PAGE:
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The Water of the Wondrous Isles, by William Morris, [1897], at


When morning was, Birdalone arose, and longed sore to go into the wood to seek Habundia again, but durst not, lest the witch-wife should come to hand again earlier than might be looked for.  So she abode quiet and did what was toward near about the house.  All that day the witch came not back, nor the next; but the morrow thereafter, when Birdalone arose, she found the wonted aspect of her mistress in the wonted place, who, when she saw the maiden, greeted her, and was somewhat blithe with her; and Birdalone would have asked her leave to go to the wood, but she trusted little in her unwonted soft mood; which yet lasted so long that on the third day she herself bade Birdalone go take her pleasure in the wood, and bear back with her what of venison she might.

Forthwith went Birdalone as glad as might be, and met her friend at the Oak of Tryst, and told her closely how all had betid; and Habundia said:  Here, then, thou hast learned how to sail the lake. But hast thou learned enough to try the adventure and not to fail? Even so I deem, said Birdalone; but this I would say, that meseemeth it better that I follow the witch down to the boat one more time at least; for this first time it was dark; and moreover shall I not be surer of the spell if I hear it said oftener, lest it be not ever the same words?  What sayest thou?  She said:  Thou art right herein, and, since the adventure may not be tried till next June is at hand, there is time enough and to spare.  And now for this hour that is we need talk no more of it.  Only, my sweet, I beseech thee be wary; and above all suffer not the witch-wife to set eye or hand on the ring. Truly mine heart oft aches sorely for thy peril; for therein the image of thee abideth rather as of my daughter than my friend.  Yea, now thou laughest, but kindly, so that the sound of thy laughter is as sweet music.  But know that though thou art but a young maiden, and I in all wise like unto thee of aspect, yet have I dwelt many and many a year upon the earth, and much wisdom have learned.  Trowest thou me?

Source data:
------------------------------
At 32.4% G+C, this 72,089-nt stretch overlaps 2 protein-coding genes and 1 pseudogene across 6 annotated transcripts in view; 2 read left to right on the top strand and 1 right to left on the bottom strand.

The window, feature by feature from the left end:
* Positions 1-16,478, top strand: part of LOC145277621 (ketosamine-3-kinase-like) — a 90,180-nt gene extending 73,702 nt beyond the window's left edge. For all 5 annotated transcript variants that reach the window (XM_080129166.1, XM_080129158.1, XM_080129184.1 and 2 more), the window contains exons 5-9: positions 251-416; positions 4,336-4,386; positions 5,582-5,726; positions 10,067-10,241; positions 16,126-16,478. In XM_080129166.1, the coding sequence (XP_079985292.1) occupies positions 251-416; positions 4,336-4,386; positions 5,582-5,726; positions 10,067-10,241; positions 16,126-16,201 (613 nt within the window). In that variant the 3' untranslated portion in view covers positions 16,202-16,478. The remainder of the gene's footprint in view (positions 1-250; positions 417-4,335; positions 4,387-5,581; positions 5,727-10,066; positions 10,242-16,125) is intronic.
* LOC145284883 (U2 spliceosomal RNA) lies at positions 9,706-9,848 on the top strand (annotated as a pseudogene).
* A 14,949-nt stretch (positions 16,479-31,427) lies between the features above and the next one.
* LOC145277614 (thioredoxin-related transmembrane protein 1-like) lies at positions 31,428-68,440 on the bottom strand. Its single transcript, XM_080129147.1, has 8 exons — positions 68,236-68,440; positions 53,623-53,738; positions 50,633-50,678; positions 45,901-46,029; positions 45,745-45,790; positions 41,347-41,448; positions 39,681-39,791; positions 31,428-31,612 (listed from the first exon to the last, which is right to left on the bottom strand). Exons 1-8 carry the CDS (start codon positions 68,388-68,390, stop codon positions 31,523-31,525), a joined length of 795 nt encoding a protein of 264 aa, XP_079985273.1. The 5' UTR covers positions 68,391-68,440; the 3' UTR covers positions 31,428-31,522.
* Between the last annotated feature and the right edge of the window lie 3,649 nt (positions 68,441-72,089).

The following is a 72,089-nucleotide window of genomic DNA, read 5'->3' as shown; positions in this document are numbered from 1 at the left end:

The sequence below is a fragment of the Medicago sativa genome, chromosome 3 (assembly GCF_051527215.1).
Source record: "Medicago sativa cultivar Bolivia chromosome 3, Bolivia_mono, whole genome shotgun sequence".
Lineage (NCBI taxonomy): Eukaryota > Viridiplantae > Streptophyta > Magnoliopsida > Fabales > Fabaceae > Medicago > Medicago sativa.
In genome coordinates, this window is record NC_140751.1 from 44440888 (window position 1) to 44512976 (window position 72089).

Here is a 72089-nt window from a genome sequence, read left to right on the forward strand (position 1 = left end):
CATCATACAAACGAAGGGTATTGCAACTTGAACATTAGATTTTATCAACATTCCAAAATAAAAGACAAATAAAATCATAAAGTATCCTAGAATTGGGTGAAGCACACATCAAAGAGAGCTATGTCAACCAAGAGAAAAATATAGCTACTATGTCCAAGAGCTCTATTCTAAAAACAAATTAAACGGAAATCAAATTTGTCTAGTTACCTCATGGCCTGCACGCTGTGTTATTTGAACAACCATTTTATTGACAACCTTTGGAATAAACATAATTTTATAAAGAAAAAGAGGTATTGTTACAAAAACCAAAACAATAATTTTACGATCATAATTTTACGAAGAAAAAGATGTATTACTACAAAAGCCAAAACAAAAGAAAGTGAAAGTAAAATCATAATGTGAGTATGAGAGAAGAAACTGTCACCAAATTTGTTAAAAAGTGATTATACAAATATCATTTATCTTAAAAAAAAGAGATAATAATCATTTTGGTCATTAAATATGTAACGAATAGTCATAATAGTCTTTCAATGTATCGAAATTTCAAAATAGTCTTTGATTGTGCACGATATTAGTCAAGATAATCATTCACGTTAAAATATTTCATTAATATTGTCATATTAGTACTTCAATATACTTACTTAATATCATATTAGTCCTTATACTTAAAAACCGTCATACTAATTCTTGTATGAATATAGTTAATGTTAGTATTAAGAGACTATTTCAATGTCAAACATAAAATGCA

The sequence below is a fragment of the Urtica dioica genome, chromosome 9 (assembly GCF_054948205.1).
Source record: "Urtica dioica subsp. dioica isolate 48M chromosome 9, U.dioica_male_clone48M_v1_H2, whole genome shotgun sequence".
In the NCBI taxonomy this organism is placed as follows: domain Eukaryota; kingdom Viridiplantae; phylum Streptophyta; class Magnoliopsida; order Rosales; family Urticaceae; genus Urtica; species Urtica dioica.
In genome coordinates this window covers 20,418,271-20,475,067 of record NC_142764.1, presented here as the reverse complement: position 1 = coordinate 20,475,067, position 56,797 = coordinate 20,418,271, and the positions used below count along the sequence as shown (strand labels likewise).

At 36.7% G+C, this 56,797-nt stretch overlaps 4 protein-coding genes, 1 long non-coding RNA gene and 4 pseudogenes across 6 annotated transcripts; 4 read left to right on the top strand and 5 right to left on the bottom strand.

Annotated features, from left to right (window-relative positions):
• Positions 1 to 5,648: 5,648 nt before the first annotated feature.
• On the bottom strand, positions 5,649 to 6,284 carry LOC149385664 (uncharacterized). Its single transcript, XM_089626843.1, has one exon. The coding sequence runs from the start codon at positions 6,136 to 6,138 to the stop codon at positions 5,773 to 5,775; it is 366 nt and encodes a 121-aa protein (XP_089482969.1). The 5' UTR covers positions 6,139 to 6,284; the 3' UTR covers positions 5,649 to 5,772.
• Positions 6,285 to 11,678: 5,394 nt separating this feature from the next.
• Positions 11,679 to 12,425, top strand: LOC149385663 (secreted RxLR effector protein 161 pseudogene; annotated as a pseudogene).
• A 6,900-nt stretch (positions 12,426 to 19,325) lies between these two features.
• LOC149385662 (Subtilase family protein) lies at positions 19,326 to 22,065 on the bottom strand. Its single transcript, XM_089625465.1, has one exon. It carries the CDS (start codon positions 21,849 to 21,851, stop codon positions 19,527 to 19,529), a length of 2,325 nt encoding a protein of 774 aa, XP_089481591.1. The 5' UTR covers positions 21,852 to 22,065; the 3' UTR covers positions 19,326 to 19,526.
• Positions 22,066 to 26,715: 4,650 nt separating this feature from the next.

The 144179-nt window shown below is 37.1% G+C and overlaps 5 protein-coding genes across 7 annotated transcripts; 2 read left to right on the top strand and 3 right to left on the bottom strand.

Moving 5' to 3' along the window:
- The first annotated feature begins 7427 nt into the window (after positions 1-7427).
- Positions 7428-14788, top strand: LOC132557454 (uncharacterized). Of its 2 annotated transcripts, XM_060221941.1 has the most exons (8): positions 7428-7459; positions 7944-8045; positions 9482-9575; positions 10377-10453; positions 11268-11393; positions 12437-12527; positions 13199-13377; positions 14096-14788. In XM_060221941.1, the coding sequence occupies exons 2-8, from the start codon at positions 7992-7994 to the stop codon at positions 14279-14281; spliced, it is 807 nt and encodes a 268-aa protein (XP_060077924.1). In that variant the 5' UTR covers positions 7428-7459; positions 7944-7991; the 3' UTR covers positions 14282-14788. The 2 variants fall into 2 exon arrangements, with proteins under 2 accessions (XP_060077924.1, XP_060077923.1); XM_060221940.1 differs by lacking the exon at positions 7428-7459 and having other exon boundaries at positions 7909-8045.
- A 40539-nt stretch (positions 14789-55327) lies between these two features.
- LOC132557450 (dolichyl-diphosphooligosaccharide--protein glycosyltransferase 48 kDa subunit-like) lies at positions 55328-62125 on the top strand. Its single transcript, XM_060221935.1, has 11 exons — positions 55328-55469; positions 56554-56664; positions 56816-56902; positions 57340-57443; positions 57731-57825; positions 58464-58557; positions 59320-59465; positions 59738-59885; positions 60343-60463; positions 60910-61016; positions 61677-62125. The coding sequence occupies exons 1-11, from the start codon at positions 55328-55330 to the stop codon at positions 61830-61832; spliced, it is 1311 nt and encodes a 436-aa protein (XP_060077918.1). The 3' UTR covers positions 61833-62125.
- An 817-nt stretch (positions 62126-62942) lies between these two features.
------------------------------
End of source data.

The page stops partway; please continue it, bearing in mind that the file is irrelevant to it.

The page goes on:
Yea, yea, said Birdalone, with all my heart.  Then she hung her head a while and kept silence, and thereafter looked up and spake:  I would ask thee a thing and crave somewhat of thee, as if thou wert verily my mother; wilt thou grant it me?  Yea, surely, child, said Habundia.  Said Birdalone:  This it is then, that thou wilt learn me of thy wisdom.  Habundia smiled full kindly on her, and said:  This of all things I would have had thee ask; and this day and now shall we begin to open the book of the earth before thee.  For therein is mine heritage and my dominion.  Sit by me, child, and hearken!

So the maiden sat down by her likeness under the oak, and began to learn her lesson.  Forsooth forgotten is the wisdom, though the tale of its learning abideth, wherefore nought may we tell thereof.

When it was done, Birdalone kissed her wood-mother and said:  This is now the best day of my life, this and the day when first I saw thee. I will come hither now many times before the day of my departure. Yea, but, sweet child, said Habundia, beware of the witch and her cruelty; I fear me she shall yet be grim toward thee.  So will I be wary, said Birdalone, but I will venture some little peril of pain but if thou forbid me, mother.  And I pray thee by thy love to forbid me not.  And this I pray thee the more, because after one of these grim times then mostly doth she meddle the less with me for a while, wherefore I shall be the freer to come hither.  Habundia kissed her and embraced her, and said:  Valiant art thou for a young maiden, my child, and I would not refrain thee more than a father would refrain his young son from the strokes of the tilt-yard.  But I pray thee to forget not my love, and my sorrow for thy grief.

Therewith they sundered, and it was drawing toward evening. Birdalone sought catch, and brought home venison to the dame, who was yet blithe with her, and spake that evening as she eyed her:  I cannot tell how it is, but thou seemest changed unto me, and lookest more towards thy womanhood than even yesterday.  I mean the face of thee, for wert thou stripped, lean enough I should see thee, doubtless.  But now look to it, I beseech thee, to be both deft and obedient, so that I may be as kind to thee as I would be, and kinder than I have been heretofore.


Next: Chapter XVII. The Passing of the Year into Winter